Seizing a Once-in-a-Generation Opportunity to Preserve San Jose's Last Great Landscape, Coyote Valley

$93.5M investment is first for natural infrastructure protection in California, providing water safeguards for citizens of San Jose and securing critical "last chance" wildlife corridor between mountain ranges.

SAN JOSE, Calif. (November 6, 2019) Today, the San Jose City Council unanimously approved the protection of 937 acres of open space in North Coyote Valley, through an innovative partnership between Peninsula Open Space Trust (POST), Santa Clara Valley Open Space Authority (Authority) and the City of San Jose. This landmark conservation transaction will permanently protect wildlife habitat, natural floodplains and water quality and build resilience to climate change for residents in the 10th largest city in the nation.

Recognizing the important benefits that nature provides our communities, this unique public-private partnership focuses efforts on the protection of Coyote Valley’s vital natural infrastructure to benefit nature and people. When voters overwhelmingly passed Measure T in November 2018, it created an unparalleled opportunity to conserve and restore the South Bay’s largest remaining freshwater wetland, Laguna Seca, and significant undeveloped natural floodplains upstream of San Jose. Few conservation deals have been done at this scale, and San Jose is one of the first cities in the nation to significantly invest infrastructure funding in nature-based solutions to address flood risk reduction, water supply and water quality benefits to its human and natural communities.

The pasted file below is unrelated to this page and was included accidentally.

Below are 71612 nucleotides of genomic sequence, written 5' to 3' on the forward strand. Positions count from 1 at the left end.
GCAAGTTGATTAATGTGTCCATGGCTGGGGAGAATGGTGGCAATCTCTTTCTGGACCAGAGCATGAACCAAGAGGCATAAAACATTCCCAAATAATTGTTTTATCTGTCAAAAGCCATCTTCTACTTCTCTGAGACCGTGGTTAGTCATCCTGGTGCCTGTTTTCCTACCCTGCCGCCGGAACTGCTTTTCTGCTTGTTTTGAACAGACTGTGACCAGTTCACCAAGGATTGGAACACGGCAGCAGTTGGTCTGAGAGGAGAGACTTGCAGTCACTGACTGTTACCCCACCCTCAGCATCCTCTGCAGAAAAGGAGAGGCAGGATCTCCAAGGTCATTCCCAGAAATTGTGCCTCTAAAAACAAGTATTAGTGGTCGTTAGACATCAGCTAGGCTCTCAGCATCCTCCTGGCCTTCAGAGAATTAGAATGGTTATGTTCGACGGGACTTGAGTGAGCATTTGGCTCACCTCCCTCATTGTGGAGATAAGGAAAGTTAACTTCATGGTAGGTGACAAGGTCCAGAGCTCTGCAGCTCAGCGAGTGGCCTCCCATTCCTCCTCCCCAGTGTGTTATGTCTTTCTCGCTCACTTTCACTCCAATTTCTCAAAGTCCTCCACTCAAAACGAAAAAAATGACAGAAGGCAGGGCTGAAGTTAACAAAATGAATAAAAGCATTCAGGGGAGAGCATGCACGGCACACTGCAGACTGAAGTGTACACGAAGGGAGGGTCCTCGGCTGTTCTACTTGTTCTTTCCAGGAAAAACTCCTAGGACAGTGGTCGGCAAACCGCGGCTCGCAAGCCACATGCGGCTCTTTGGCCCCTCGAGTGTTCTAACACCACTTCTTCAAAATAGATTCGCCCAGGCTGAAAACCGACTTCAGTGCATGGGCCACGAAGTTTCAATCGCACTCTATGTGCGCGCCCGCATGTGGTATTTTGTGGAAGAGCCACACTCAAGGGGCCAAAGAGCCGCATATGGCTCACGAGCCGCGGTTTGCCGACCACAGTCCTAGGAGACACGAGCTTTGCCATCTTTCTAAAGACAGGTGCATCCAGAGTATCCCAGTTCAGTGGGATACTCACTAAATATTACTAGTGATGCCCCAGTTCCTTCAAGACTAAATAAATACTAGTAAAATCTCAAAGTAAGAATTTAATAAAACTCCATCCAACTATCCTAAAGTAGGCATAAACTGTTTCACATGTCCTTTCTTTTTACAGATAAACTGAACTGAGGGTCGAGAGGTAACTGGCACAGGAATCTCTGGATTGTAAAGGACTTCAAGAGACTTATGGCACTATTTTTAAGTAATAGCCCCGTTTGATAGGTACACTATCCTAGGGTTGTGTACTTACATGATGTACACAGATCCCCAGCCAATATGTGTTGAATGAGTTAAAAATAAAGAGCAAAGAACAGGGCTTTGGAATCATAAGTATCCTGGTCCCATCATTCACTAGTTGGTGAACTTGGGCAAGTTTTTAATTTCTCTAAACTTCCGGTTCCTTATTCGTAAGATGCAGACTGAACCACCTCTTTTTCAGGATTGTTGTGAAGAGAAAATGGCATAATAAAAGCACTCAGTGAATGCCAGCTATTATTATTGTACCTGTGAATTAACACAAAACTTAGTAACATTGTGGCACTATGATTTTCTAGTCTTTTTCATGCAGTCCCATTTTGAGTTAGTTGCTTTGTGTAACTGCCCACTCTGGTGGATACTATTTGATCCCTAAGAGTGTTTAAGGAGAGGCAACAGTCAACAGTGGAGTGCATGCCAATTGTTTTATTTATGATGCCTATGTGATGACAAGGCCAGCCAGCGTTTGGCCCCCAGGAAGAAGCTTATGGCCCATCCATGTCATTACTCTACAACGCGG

#57-Coyote-ValleyLocated at the southern extent of San Jose city limits, these undeveloped properties of North Coyote Valley will be purchased from willing sellers, Brandenburg Properties and the Sobrato Organization, at a cost of $93.5 million, making this one of the most expensive land conservation efforts in California. Details of the purchase and sale agreements were approved today in  by the San Jose City Council.

At $100,000 per acre, the cost of land in Coyote Valley may be considered high compared to typical land conservation deals, but the price reflects the fair market value of the properties today. Fundraising for this purchase is being led by POST, with additional funding expected to be provided by public agencies and private foundations, including the Authority. Approximately half of the total funds needed to complete the transaction will come from the City of San Jose’s Measure T, a $650 million infrastructure bond.